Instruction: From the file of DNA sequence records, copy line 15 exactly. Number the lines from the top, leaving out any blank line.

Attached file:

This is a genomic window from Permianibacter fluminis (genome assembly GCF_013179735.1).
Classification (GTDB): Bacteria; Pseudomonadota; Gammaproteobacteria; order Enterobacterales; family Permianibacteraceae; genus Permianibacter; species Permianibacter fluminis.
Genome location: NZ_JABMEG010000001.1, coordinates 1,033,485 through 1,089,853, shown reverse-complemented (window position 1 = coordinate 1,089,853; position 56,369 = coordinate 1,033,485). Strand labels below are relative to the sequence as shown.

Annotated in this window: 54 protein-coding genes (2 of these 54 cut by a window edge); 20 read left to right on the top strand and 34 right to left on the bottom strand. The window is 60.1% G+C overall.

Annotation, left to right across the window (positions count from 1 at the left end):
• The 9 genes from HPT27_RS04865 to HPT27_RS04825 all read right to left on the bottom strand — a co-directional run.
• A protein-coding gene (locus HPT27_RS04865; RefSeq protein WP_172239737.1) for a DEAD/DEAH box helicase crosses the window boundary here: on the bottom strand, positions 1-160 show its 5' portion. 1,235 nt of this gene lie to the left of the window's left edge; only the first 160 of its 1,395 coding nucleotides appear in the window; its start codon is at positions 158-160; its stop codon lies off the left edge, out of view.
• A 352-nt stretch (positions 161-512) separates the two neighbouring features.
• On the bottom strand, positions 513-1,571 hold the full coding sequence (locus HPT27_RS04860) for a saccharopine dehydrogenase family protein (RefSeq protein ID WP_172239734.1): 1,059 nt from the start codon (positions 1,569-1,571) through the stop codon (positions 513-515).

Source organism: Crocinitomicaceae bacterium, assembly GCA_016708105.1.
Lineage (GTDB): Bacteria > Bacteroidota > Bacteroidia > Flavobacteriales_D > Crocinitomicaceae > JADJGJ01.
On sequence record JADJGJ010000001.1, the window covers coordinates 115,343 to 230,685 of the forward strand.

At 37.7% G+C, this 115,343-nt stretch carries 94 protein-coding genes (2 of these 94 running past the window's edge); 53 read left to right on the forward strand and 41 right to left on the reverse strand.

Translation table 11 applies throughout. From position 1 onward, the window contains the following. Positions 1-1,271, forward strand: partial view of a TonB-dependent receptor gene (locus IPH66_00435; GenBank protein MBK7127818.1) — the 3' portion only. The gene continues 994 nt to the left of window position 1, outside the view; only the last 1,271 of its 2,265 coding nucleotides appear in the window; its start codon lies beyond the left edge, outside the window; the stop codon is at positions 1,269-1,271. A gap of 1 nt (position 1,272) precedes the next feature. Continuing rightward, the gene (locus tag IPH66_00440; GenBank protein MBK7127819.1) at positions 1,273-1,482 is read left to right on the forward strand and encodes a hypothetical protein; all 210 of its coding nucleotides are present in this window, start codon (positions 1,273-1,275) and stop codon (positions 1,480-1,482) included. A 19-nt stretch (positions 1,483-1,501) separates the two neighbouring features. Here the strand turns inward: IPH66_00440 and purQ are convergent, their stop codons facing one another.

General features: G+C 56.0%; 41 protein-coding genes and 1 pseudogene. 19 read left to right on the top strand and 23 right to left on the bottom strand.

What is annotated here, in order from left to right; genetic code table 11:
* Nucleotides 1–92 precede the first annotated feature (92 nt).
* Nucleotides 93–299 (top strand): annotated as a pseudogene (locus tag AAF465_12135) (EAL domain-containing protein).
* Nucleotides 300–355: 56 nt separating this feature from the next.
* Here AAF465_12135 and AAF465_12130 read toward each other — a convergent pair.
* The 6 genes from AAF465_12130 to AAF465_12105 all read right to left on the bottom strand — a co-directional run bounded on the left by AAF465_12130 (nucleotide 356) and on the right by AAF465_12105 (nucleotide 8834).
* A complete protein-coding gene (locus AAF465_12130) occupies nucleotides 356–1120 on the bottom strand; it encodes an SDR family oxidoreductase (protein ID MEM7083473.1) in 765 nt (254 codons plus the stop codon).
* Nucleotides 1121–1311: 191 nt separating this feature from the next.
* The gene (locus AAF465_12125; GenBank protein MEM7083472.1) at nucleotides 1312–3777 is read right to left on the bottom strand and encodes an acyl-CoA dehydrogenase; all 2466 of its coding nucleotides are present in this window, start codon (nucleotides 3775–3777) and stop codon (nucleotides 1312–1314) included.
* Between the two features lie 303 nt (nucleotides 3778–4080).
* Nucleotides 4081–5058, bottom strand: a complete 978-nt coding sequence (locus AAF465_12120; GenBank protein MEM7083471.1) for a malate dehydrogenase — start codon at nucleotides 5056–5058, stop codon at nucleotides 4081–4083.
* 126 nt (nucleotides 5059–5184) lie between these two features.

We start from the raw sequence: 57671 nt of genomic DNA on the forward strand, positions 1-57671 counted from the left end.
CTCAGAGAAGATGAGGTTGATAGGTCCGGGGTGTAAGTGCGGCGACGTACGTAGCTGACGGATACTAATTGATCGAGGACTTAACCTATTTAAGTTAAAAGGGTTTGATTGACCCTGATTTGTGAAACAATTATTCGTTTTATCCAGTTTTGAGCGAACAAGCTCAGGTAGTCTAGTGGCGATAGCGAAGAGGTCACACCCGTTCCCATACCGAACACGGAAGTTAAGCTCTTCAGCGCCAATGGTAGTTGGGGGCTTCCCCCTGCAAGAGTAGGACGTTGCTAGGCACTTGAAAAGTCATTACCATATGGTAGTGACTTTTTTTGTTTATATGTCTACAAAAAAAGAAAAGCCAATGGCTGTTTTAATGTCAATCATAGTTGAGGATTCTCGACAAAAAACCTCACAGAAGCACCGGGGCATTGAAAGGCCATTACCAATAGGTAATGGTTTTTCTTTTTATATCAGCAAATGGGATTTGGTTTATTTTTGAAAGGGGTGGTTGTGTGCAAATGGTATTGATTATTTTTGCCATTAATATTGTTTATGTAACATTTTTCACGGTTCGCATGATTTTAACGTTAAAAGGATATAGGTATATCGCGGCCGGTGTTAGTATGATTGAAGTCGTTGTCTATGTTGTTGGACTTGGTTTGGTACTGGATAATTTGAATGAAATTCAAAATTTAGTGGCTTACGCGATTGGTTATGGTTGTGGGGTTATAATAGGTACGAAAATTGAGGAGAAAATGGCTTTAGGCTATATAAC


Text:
General features: G+C 56.0%; 41 protein-coding genes and 1 pseudogene. 19 read left to right on the top strand and 23 right to left on the bottom strand.